My provisional title for today's post, before I came to study the verse in detail, was Letting It All Hang Out. Ostensibly that is what the woman in today's verse is doing. But the beggar/poet who is being described, following the metaphorical sub-text as I read it, is very far from one who lets it all hang out. On the contrary, subtle actions that cause an irregular frame to be filled, like raising the dome of the soft palate and releasing the legs out of the pelvis, are manifestations (to quote a veteran Alexander teacher) of a delicacy of movement in which there is very great accuracy.

So if we are talking specifically about Aśvaghoṣa, in terms of letting or not letting it all hang out, a contrast might be drawn between these long, rambling and sometimes downright disorderly comments of mine, and the elegance and economy of Aśvaghoṣa's verse, tightly shackled as it invariably is to the merciless tyranny of Sanskrit metre.

From the series of fourteen verses that ends with today's verse, what hint can we glean about the meaning of the canto title abhi-niṣ-kramaṇaḥ? The translation that occurs to me this morning is “Getting the Whole Self Totally Out” – using the oral cavity, the face, the eyes (open or closed), the neck, the spine (whether it has a scoliosis or a lordosis, or both), the mechanism of breathing (whether deep or not), the breasts (whether female or male), the soft arms complete with energetic golden bands, and the legs growing out of the back; plus using that which is born of the head, as well as unconsciousness.

Ostensibly, then, the title of the present Canto relates to the prince's getting himself out of the palace and into the forest. But when we dig for its deeper meaning, the whole of Aśvaghoṣa's writing, as is also the case with Dogen's writing, turns out all to be intimately entangled with sitting-meditation.

The main point, whatever one's station and wherever one happens to be stationed, is just to sit. 

vivṛtāsya-puṭā (nom. sg. f.): her oral cavity wide open
vivṛta: mfn. uncovered , unconcealed , exposed , naked , bare; unclosed, open
vi- √ vṛ: to uncover , spread out , open , display , show , reveal , manifest
āsya: n. mouth , jaws ; face ; mfn. belonging to the mouth or face , belonging to that part of the mouth or face which is the organ of uttering sounds or letters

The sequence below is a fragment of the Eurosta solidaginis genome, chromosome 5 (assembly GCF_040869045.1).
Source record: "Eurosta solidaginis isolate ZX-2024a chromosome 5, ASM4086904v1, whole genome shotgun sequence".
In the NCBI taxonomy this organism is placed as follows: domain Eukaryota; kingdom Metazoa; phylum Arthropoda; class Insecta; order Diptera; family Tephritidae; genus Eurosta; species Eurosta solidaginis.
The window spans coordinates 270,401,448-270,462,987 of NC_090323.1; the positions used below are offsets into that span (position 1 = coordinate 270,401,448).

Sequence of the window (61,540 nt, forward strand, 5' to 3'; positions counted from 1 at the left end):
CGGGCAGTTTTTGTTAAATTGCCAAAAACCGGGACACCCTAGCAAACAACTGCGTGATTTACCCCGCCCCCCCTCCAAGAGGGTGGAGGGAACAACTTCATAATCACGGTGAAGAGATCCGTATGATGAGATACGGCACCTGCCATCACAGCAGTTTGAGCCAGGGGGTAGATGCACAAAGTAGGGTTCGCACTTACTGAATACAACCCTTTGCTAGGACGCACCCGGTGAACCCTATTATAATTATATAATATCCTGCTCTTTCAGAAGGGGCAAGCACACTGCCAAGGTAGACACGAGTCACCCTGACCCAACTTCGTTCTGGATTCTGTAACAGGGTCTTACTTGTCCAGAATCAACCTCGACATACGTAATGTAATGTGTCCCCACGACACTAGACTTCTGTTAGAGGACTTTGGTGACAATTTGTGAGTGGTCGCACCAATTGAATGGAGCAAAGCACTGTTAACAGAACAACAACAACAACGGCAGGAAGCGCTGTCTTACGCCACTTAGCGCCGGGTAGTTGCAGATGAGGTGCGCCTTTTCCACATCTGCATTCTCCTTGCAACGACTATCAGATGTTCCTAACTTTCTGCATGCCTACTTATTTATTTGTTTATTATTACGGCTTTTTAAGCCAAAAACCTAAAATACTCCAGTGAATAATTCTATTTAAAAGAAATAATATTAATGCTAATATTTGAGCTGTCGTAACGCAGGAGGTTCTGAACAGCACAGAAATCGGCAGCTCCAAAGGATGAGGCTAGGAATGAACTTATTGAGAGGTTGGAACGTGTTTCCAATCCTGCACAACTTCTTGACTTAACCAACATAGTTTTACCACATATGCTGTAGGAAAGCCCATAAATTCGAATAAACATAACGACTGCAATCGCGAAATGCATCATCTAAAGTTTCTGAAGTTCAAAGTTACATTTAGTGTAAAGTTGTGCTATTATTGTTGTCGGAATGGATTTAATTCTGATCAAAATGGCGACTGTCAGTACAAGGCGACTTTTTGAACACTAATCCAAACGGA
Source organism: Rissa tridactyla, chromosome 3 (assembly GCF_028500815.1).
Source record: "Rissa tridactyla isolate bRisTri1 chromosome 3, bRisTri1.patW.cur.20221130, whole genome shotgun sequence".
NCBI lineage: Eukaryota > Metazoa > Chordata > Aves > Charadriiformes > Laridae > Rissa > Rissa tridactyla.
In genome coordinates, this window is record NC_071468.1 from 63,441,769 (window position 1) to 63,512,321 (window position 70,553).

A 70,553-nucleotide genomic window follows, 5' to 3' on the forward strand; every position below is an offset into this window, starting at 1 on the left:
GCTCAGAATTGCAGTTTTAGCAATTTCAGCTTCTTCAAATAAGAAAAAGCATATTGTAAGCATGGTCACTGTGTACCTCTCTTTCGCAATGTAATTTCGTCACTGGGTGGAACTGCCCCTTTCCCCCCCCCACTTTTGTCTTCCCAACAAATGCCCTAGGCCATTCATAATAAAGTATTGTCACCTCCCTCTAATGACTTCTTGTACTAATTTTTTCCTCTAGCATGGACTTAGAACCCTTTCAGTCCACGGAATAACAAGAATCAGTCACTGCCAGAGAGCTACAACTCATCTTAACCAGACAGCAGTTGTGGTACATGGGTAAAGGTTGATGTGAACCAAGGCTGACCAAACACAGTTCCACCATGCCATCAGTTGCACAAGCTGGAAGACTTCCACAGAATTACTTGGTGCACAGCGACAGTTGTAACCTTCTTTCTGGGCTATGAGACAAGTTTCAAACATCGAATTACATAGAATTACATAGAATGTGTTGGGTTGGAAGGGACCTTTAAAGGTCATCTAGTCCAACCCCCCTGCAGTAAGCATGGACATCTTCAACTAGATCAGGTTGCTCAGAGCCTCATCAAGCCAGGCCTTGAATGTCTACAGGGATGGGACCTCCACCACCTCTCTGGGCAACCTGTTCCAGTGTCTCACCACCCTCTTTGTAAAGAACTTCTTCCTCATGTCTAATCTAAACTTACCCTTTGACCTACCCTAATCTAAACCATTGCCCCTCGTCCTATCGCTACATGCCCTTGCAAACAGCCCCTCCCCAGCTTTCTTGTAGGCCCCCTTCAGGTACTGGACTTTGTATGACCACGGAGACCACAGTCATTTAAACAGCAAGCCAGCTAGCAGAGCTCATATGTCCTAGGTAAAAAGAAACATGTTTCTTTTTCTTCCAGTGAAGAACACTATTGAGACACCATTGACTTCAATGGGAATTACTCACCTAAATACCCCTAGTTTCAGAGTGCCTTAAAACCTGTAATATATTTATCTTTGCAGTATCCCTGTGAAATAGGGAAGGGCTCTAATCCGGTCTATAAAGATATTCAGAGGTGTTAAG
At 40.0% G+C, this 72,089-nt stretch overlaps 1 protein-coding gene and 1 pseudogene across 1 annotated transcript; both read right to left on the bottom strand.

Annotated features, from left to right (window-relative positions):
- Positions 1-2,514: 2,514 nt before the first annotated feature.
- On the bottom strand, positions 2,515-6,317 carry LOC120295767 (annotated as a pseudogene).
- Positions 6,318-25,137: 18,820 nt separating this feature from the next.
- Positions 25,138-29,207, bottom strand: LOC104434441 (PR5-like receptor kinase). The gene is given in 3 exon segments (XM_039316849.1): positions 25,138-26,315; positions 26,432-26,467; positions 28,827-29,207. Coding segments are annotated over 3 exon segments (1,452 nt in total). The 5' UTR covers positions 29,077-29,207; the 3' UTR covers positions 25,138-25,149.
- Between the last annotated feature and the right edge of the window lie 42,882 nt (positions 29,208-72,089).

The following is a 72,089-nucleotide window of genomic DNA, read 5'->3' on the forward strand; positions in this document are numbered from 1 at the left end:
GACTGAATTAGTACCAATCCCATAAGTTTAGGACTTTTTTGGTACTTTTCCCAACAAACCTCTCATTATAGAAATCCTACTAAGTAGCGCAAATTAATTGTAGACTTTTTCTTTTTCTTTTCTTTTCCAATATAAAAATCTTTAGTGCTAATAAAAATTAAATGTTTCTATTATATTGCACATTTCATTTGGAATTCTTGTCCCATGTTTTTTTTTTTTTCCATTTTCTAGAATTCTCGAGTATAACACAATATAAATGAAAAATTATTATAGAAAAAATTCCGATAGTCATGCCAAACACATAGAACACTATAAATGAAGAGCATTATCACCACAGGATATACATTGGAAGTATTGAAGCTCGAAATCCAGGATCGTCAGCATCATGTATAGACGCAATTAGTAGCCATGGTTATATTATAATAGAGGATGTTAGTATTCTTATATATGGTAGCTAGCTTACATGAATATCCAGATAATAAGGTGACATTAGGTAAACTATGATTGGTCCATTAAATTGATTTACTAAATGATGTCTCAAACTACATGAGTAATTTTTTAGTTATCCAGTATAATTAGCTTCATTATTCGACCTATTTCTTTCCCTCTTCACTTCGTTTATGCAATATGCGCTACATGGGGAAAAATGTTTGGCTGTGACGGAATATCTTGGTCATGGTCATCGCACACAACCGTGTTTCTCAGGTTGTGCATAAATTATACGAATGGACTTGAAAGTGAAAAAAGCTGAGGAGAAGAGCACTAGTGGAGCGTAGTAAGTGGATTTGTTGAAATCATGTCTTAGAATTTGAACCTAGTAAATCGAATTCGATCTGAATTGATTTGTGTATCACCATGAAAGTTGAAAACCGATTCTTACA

puṭa: mn. a fold , pocket , hollow space , slit , concavity; m. a casket; m. the enveloping or wrapping of any substance
vivṛddha-gātrī (nom. sg. f.): her legs spread fully out
vi-vṛddha: mfn. grown , increased , enhanced , grown up , fully developed , large , numerous , abundant , mighty , powerful
gātra: n. " instrument of moving " , a limb or member of the body

prapatad-vaktra-jalā (nom. sg. f.): her saliva spraying
prapatat = pres. part. pra- √ pat: to fly away or along , hasten towards (loc.) , fly or fall down upon (loc.) , fall
vaktra: n. " organ of speech " , the mouth , face
jala: n. water , any fluid
prakāśa-guhyā (nom. sg. f.): with her private parts visible
pra-kāśa: mfn. visible ; clear , manifest , open , public
guhya: mfn. to be covered or concealed or hidden or kept secret , concealable , private , secret , mysterious , mystical ; n. a secret , mystery ; n. the pudenda

aparā (nom. sg. f.): another
mada-ghūrṇitā (nom. sg. f.): rolling about with intoxication
mada: m. hilarity , rapture , excitement , inspiration , intoxication
ghūrṇita = past. part. ghūrṇ: to move to and fro , shake , be agitated , roll about
iva: like, as if ; in a certain manner , in some measure , a little , perhaps (in qualification or mitigation of a strong assertion)
śiśye = 3rd pers. sg. perf. śī: to lie , lie down , recline , rest , repose ; to lie down to sleep , fall asleep , sleep

na: not
babhāṣe [EBC] = 3rd pers. sg. perf bhāṣ: .to speak , talk , say , tell
babhāse = 3rd pers. sg. perf. bhās: to shine , be bright
vikṛtam (acc. sg. n.): mfn. transformed , altered , changed &c ; (esp.) deformed , disfigured , mutilated , maimed , unnatural , strange , extraordinary
vapuḥ (acc. sg.): n. form , figure , (esp.) a beautiful form or figure , wonderful appearance , beauty ; n. nature, essence ; n. the body
pupoṣa = 3rd pers. sg. perf. puṣ: to cause to thrive or prosper , nourish , foster , augment , increase , further , promote , fulfil (e.g. a wish) , develop , unfold , display , gain , obtain , enjoy , possess

頻呻長欠呿 魘呼涕流涎
[Conflated with 5. 53?]